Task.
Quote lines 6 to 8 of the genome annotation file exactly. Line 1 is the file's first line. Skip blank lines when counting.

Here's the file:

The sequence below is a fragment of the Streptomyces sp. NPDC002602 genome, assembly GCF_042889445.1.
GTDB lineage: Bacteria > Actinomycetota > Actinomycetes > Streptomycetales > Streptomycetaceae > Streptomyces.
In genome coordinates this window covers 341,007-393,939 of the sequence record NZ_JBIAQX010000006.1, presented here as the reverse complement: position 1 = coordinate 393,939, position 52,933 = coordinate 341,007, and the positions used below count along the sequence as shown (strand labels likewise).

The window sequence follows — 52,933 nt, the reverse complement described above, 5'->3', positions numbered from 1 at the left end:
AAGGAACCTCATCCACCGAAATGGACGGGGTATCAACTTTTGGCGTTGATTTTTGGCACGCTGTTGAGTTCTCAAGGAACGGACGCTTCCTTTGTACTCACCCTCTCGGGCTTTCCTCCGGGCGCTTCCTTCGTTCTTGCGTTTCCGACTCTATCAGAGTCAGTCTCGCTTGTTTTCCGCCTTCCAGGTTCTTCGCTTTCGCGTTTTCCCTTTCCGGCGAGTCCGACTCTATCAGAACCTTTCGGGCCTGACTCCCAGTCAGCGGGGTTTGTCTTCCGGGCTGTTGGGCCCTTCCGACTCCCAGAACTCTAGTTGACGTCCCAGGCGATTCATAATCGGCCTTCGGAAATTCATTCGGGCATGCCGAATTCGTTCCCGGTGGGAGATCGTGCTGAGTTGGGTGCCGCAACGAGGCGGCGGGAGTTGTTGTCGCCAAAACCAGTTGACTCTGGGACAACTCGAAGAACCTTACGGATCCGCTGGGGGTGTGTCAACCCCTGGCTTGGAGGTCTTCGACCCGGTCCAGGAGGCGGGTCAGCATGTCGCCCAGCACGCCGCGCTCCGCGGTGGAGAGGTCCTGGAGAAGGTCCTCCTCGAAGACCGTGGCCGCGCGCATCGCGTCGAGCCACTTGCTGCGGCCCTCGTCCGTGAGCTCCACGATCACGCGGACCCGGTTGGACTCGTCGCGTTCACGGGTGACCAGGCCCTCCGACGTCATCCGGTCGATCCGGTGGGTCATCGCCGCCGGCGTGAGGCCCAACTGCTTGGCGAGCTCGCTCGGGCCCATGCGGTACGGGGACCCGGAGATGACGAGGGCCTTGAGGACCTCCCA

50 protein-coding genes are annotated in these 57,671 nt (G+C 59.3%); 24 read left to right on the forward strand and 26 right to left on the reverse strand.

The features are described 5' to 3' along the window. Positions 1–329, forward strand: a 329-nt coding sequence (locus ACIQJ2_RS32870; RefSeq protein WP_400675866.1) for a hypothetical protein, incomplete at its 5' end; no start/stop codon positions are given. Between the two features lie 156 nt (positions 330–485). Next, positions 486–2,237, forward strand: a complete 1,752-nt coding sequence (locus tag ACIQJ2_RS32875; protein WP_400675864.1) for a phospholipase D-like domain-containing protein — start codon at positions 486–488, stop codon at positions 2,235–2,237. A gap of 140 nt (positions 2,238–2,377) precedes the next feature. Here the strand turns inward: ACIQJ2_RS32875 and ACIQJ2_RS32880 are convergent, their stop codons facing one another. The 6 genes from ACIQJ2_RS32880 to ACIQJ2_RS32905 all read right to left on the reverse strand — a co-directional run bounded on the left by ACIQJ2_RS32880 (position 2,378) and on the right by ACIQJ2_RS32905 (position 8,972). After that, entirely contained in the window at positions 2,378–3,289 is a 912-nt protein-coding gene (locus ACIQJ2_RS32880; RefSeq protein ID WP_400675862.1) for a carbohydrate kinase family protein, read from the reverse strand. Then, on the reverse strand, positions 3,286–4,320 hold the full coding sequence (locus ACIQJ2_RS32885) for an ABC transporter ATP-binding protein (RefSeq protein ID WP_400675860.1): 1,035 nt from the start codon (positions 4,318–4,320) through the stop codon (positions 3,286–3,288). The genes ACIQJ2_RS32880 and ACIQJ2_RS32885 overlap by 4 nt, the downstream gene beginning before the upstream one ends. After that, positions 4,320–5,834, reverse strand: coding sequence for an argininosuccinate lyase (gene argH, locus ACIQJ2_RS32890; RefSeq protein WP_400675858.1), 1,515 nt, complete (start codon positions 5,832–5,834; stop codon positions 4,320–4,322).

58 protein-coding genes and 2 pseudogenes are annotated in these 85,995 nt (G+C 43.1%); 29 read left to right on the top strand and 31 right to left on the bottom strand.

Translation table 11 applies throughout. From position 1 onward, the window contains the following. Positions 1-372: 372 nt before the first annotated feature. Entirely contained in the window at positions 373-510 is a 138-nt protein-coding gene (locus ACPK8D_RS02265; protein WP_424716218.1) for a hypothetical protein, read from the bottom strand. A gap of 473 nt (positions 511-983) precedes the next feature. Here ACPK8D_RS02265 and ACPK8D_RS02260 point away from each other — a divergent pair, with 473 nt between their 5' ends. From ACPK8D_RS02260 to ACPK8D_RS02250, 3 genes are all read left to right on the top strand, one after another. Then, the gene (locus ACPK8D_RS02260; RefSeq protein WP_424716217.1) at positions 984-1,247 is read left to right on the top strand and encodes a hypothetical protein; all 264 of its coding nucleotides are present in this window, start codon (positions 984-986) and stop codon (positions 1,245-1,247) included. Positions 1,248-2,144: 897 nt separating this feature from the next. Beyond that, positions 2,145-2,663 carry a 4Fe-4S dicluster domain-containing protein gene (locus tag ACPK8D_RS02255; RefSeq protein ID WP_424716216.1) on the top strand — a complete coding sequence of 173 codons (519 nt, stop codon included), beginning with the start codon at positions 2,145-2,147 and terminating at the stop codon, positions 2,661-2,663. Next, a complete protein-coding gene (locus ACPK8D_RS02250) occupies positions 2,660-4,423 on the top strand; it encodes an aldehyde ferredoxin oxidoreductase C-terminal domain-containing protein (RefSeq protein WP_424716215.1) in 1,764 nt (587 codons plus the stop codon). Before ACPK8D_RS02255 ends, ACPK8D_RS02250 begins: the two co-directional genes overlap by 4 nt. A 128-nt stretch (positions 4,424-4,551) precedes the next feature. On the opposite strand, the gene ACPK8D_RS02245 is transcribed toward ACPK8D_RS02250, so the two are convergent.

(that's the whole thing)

50 protein-coding genes are annotated in these 57,671 nt (G+C 59.3%); 24 read left to right on the forward strand and 26 right to left on the reverse strand.

The features are described 5' to 3' along the window. Positions 1–329, forward strand: a 329-nt coding sequence (locus ACIQJ2_RS32870; RefSeq protein WP_400675866.1) for a hypothetical protein, incomplete at its 5' end; no start/stop codon positions are given. Between the two features lie 156 nt (positions 330–485). Next, positions 486–2,237, forward strand: a complete 1,752-nt coding sequence (locus tag ACIQJ2_RS32875; protein WP_400675864.1) for a phospholipase D-like domain-containing protein — start codon at positions 486–488, stop codon at positions 2,235–2,237. A gap of 140 nt (positions 2,238–2,377) precedes the next feature. Here the strand turns inward: ACIQJ2_RS32875 and ACIQJ2_RS32880 are convergent, their stop codons facing one another. The 6 genes from ACIQJ2_RS32880 to ACIQJ2_RS32905 all read right to left on the reverse strand — a co-directional run bounded on the left by ACIQJ2_RS32880 (position 2,378) and on the right by ACIQJ2_RS32905 (position 8,972). After that, entirely contained in the window at positions 2,378–3,289 is a 912-nt protein-coding gene (locus ACIQJ2_RS32880; RefSeq protein ID WP_400675862.1) for a carbohydrate kinase family protein, read from the reverse strand. Then, on the reverse strand, positions 3,286–4,320 hold the full coding sequence (locus ACIQJ2_RS32885) for an ABC transporter ATP-binding protein (RefSeq protein ID WP_400675860.1): 1,035 nt from the start codon (positions 4,318–4,320) through the stop codon (positions 3,286–3,288). The genes ACIQJ2_RS32880 and ACIQJ2_RS32885 overlap by 4 nt, the downstream gene beginning before the upstream one ends. After that, positions 4,320–5,834, reverse strand: coding sequence for an argininosuccinate lyase (gene argH, locus ACIQJ2_RS32890; RefSeq protein WP_400675858.1), 1,515 nt, complete (start codon positions 5,832–5,834; stop codon positions 4,320–4,322).

58 protein-coding genes and 2 pseudogenes are annotated in these 85,995 nt (G+C 43.1%); 29 read left to right on the top strand and 31 right to left on the bottom strand.